The lack of price regulation on medications is one of the reasons for the high cost of healthcare. Unlike in the rest of the world, the pharmaceutical industry in the U.S. is allowed to charge as much as it wants, leaving the consumer defenseless in front of the soaring expenses.
A few days ago, we reported on the difficulties patients endure when trying to get drugs such as Humira – for rheumatoid arthritis – and Sovaldi – for hepatitis C –. These two medications are an example of the way the industry is managed.
Although it was set to expire soon, Humira’s exclusive rights – which prevent competition – were extended until 2022 thanks to a combination of patents designed to preserve its monopoly. As for Sovaldi, treatment is sold in the U.S. for $84,000, while it costs much less in Europe and is only $1,000 in India.
The industry says that it charges these exorbitant prices to U.S. patients in order to recover the money it invests on research. The reality is that their highest expenses come from marketing and sales. In the case of most drugs, studies begin in universities, research centers and sometimes small laboratories subsidized by public funds. Large pharmaceuticals buy the licenses later, and sell the drugs back to the same taxpayers who funded the research.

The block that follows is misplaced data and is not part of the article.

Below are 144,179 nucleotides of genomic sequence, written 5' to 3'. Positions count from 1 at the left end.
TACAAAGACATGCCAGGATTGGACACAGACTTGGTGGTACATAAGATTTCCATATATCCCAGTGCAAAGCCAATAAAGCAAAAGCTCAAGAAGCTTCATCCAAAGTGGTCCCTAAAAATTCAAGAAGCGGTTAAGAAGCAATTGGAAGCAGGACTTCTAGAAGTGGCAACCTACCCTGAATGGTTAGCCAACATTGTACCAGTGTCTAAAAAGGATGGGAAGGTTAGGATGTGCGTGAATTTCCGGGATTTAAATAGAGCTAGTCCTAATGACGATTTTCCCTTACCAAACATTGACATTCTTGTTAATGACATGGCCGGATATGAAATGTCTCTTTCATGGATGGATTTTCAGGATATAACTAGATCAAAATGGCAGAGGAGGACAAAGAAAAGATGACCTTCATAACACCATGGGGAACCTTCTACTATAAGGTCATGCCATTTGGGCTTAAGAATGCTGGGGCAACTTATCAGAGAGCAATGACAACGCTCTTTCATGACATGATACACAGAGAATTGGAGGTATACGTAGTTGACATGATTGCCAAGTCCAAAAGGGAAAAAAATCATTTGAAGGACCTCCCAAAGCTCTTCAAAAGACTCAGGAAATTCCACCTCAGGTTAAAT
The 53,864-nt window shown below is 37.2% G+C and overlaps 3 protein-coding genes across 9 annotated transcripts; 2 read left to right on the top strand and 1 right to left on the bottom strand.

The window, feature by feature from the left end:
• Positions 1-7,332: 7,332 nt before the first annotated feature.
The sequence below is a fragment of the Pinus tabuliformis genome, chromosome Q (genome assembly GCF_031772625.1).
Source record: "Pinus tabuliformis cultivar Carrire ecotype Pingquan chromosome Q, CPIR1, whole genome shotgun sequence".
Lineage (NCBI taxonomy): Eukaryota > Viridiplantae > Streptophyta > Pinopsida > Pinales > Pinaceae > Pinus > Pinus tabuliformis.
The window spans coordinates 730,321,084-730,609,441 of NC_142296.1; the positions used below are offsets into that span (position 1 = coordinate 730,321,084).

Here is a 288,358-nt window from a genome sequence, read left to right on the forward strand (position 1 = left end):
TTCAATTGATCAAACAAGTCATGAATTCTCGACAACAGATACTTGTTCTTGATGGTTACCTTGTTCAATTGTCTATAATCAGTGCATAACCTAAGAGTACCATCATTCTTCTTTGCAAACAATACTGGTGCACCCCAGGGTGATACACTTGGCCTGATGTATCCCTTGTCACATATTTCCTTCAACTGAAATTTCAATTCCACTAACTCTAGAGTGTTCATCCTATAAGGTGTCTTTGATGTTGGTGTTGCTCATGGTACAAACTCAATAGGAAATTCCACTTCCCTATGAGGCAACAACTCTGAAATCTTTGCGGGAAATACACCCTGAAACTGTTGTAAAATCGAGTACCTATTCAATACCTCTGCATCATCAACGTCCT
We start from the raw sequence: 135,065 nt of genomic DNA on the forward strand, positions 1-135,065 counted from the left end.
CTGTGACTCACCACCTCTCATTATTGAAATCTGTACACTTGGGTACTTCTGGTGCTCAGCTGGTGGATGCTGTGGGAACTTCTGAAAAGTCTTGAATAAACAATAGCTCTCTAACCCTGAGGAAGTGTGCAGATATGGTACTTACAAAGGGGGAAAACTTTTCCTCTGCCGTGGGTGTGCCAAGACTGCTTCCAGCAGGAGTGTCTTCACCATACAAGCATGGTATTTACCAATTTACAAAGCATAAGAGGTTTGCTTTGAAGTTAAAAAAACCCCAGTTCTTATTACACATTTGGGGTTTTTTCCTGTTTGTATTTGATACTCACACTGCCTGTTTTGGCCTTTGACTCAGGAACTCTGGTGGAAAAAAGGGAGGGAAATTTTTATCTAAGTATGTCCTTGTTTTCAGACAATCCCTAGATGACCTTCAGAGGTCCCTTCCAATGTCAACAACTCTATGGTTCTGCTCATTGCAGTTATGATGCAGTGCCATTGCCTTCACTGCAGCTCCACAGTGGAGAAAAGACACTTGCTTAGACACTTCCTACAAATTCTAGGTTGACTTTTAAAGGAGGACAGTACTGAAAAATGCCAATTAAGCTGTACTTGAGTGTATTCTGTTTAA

The problem is that drug prices are not fixed, but negotiated according to the customer and the specific circumstances. Pharmaceutical companies charge as much as they want, deciding how much the cure for hepatitis C needs to cost in order for them to meet their projected earnings. If the need is widespread, the market accepts it. In many cases, the industry has its own pharmacies to promote their medicines, even if they are more expensive than other drugs.
This happens because of the support politicians lend to one of the industries spending the most on lobbyists and donations. This is the reason why the government – who buys medications in bulk – was banned from negotiating price reductions with pharmaceuticals – as it does for Medicaid – by the 2003 Medicare reform.
As long as there is a lack of political will to regulate the price of medicines, their high cost will continue to hurt the consumer as well as the government’s coffers.